Besides, some towns hold their own independent skijoring events that do not fall under the umbrella of NASJA, NESJA, nor Skijor America.  As skijoring enthusiasts know, the love of skijoring does not have to be fulfilled by the road to a national title.  Rather, it can be just as satisfying for the folks who compete in a town’s or city’s independent winter festival.  Some places have been rather inventive and creative with their independent skijoring events, such as having snowboarders as competitors, rather than just skiers.


If you find yourself now bitten by the skijoring bug, there are some safety issues to be aware of.  Start in a simple, controlled environment.  If you are a beginner, wear a helmet.  Research online and consult with skijoring experts on how to get started.  And, if possible, find the nearest certified skijoring school or instructor for more serious training.


Did you know there is a budding industry in skijoring horses?  Finding the right skijoring horse for your needs can make the difference.  If the skijoring circuit lands in a town or city near you, take some time to look at the skijoring horses for sale there.  Who knows, you might be able to find a good horse there that can help you along in your skijoring adventure.  You can likewise consult with skijoring horse owners on tips for better training sessions with your horse.


Skijoring apparel has likewise become quite the commodity.

Of course, some readers may still question the concept of cowboys and skiing.  Wonder no more about that:   just take a look at how these cowboys have taken to the snow.  This scene is from the annual Cowboy Downhill event in Colorado that takes off with a deluge of cowboys on skis.


The annual Cowboy Downhill is a whole other winter sporting event that seasoned skiing wranglers can get in on.  We mention it here because learning how to ski is essential to skijoring, for it helps greenhorn wranglers-on-skis get a better feel for the gear and learn how to maneuver terrain.   Here are more photos from the Cowboy Downhill event to help inspire you to gain experience on skis.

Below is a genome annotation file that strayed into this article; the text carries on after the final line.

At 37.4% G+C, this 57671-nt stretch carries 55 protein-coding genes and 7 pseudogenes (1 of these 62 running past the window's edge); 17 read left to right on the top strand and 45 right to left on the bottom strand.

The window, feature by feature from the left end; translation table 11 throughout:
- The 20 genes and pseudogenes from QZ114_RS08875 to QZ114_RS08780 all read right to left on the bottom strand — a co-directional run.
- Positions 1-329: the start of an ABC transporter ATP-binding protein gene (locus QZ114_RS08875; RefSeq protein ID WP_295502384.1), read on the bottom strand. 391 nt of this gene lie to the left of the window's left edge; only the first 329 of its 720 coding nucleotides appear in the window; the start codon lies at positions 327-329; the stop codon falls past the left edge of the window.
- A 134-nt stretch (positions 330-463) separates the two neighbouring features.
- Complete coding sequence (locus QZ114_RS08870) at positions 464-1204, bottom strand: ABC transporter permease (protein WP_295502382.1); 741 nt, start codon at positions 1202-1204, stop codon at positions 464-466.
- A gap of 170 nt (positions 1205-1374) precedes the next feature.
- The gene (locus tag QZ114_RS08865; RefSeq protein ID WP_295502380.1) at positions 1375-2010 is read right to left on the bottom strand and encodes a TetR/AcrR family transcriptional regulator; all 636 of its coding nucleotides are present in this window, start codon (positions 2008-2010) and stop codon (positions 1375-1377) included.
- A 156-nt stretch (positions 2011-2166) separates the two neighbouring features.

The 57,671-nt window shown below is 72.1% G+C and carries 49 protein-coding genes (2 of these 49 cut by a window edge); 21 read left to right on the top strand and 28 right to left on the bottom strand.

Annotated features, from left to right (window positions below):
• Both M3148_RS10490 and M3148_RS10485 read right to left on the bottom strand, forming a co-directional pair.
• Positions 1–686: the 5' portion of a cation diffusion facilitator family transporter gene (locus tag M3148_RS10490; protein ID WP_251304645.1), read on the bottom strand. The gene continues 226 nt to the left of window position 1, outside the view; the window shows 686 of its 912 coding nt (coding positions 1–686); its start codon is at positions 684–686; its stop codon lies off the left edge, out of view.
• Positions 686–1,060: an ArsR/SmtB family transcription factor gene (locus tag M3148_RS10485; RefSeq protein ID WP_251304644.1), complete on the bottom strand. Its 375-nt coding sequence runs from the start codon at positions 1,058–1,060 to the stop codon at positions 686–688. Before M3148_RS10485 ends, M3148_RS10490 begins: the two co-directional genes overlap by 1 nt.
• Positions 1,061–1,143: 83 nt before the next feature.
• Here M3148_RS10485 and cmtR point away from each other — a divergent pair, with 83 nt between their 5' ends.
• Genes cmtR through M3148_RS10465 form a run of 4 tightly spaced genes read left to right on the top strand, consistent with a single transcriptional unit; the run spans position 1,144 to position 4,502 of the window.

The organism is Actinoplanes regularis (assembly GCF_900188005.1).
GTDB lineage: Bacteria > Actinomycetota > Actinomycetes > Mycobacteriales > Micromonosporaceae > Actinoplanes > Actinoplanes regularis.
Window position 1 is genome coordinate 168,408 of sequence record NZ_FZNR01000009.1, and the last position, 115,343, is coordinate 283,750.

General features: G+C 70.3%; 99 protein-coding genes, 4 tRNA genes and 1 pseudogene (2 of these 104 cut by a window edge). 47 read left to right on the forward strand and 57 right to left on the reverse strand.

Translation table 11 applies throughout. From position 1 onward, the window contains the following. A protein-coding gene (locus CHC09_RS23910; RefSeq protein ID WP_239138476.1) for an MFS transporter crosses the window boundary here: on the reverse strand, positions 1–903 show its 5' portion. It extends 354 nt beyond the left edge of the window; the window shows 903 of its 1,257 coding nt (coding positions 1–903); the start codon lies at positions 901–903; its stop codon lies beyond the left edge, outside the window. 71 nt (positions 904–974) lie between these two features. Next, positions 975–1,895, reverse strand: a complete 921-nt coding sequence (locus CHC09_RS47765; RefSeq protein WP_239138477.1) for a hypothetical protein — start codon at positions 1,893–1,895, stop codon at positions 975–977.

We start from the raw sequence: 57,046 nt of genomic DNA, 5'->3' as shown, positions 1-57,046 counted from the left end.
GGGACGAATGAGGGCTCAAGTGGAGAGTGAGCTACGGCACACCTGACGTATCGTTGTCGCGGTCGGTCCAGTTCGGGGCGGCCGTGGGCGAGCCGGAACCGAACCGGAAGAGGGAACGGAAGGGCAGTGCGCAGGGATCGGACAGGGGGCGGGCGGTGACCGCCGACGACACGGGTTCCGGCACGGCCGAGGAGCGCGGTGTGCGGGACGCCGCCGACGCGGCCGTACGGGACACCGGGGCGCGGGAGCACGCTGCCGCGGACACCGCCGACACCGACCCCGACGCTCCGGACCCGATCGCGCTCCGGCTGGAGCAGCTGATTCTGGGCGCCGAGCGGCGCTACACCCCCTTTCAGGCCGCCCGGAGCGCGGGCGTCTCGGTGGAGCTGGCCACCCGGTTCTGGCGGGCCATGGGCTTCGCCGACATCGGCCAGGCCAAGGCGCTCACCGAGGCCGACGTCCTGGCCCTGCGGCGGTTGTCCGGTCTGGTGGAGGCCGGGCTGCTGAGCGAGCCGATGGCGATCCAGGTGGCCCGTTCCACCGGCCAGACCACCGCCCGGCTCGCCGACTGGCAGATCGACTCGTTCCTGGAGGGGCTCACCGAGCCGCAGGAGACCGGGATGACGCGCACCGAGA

For further motivation,  just think, taking up skijoring will mean finding something in common with troops undergoing Arctic training.


So, while you might think of using a snowmobile for your skijoring adventure, like the folks in this photo…


In truth, there’s nothing exactly like the collaboration between horse, rider, and athlete (skier or snowboarder) as there is in the winter sport of skijoring.   So, grab your snow gear or your cowboy hat for some snowy saddling up.



Sources for all images in this article:

1.Featured image is modified from Jackson Hole News & Guide at

2.Skijoring duo of cowboy and skier training near the woods, from Kevin’s Travel Journal at

3.Boy and his horse pulling skiers, modified from Steamboat Today at

4.Cowboy pulling skier, modified from Silverton Skijoring at

5.Winter window, modified from Pinterest at

6.Acoustic guitar in snow, modified from StellarSky on Tumblr

7.Winter shadow of mounted cowboy, modified from Pixabay at